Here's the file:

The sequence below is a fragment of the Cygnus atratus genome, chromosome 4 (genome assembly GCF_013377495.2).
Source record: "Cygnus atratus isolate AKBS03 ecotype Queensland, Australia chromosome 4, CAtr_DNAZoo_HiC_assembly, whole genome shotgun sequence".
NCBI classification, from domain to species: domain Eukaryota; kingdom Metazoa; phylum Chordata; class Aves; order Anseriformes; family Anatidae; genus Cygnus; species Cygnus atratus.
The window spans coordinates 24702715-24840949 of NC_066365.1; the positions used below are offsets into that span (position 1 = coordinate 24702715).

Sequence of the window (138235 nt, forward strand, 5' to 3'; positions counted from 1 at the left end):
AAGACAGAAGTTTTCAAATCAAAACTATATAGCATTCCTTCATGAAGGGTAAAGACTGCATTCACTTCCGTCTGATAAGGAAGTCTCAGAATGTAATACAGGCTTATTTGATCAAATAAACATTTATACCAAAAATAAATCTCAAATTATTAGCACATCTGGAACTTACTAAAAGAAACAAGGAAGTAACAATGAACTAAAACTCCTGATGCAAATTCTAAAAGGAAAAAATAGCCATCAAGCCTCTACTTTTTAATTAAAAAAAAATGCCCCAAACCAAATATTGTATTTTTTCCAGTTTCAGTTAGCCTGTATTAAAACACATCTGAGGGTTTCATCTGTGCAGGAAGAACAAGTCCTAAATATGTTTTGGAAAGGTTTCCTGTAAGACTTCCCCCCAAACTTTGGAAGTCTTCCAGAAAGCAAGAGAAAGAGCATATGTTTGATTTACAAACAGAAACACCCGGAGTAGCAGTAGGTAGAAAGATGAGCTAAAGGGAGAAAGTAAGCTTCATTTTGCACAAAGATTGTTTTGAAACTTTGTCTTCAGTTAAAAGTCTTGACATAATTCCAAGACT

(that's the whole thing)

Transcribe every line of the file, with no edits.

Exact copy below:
The sequence below is a fragment of the Cygnus atratus genome, chromosome 4 (genome assembly GCF_013377495.2).
Source record: "Cygnus atratus isolate AKBS03 ecotype Queensland, Australia chromosome 4, CAtr_DNAZoo_HiC_assembly, whole genome shotgun sequence".
NCBI classification, from domain to species: domain Eukaryota; kingdom Metazoa; phylum Chordata; class Aves; order Anseriformes; family Anatidae; genus Cygnus; species Cygnus atratus.
The window spans coordinates 24702715-24840949 of NC_066365.1; the positions used below are offsets into that span (position 1 = coordinate 24702715).

Sequence of the window (138235 nt, forward strand, 5' to 3'; positions counted from 1 at the left end):
AAGACAGAAGTTTTCAAATCAAAACTATATAGCATTCCTTCATGAAGGGTAAAGACTGCATTCACTTCCGTCTGATAAGGAAGTCTCAGAATGTAATACAGGCTTATTTGATCAAATAAACATTTATACCAAAAATAAATCTCAAATTATTAGCACATCTGGAACTTACTAAAAGAAACAAGGAAGTAACAATGAACTAAAACTCCTGATGCAAATTCTAAAAGGAAAAAATAGCCATCAAGCCTCTACTTTTTAATTAAAAAAAAATGCCCCAAACCAAATATTGTATTTTTTCCAGTTTCAGTTAGCCTGTATTAAAACACATCTGAGGGTTTCATCTGTGCAGGAAGAACAAGTCCTAAATATGTTTTGGAAAGGTTTCCTGTAAGACTTCCCCCCAAACTTTGGAAGTCTTCCAGAAAGCAAGAGAAAGAGCATATGTTTGATTTACAAACAGAAACACCCGGAGTAGCAGTAGGTAGAAAGATGAGCTAAAGGGAGAAAGTAAGCTTCATTTTGCACAAAGATTGTTTTGAAACTTTGTCTTCAGTTAAAAGTCTTGACATAATTCCAAGACT